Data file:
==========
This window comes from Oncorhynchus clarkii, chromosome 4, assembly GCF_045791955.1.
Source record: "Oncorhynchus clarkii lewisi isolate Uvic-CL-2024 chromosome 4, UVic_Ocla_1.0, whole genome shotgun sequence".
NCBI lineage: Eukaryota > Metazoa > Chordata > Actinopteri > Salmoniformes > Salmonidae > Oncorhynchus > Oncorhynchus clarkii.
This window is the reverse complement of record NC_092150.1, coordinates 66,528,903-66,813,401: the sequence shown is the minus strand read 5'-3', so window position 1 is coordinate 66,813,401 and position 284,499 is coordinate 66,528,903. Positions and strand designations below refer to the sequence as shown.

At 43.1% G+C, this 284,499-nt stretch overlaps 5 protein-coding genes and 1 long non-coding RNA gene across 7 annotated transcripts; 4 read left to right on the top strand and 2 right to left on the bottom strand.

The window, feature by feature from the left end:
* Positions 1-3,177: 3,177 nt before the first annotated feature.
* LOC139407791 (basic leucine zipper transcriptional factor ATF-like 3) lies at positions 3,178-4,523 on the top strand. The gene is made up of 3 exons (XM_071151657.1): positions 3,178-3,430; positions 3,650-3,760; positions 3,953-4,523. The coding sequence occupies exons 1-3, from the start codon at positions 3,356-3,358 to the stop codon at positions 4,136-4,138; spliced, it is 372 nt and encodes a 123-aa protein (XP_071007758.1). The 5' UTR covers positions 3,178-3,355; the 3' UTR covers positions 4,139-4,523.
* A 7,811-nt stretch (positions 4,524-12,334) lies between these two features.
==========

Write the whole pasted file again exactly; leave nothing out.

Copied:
This window comes from Oncorhynchus clarkii, chromosome 4, assembly GCF_045791955.1.
Source record: "Oncorhynchus clarkii lewisi isolate Uvic-CL-2024 chromosome 4, UVic_Ocla_1.0, whole genome shotgun sequence".
NCBI lineage: Eukaryota > Metazoa > Chordata > Actinopteri > Salmoniformes > Salmonidae > Oncorhynchus > Oncorhynchus clarkii.
This window is the reverse complement of record NC_092150.1, coordinates 66,528,903-66,813,401: the sequence shown is the minus strand read 5'-3', so window position 1 is coordinate 66,813,401 and position 284,499 is coordinate 66,528,903. Positions and strand designations below refer to the sequence as shown.

At 43.1% G+C, this 284,499-nt stretch overlaps 5 protein-coding genes and 1 long non-coding RNA gene across 7 annotated transcripts; 4 read left to right on the top strand and 2 right to left on the bottom strand.

The window, feature by feature from the left end:
* Positions 1-3,177: 3,177 nt before the first annotated feature.
* LOC139407791 (basic leucine zipper transcriptional factor ATF-like 3) lies at positions 3,178-4,523 on the top strand. The gene is made up of 3 exons (XM_071151657.1): positions 3,178-3,430; positions 3,650-3,760; positions 3,953-4,523. The coding sequence occupies exons 1-3, from the start codon at positions 3,356-3,358 to the stop codon at positions 4,136-4,138; spliced, it is 372 nt and encodes a 123-aa protein (XP_071007758.1). The 5' UTR covers positions 3,178-3,355; the 3' UTR covers positions 4,139-4,523.
* A 7,811-nt stretch (positions 4,524-12,334) lies between these two features.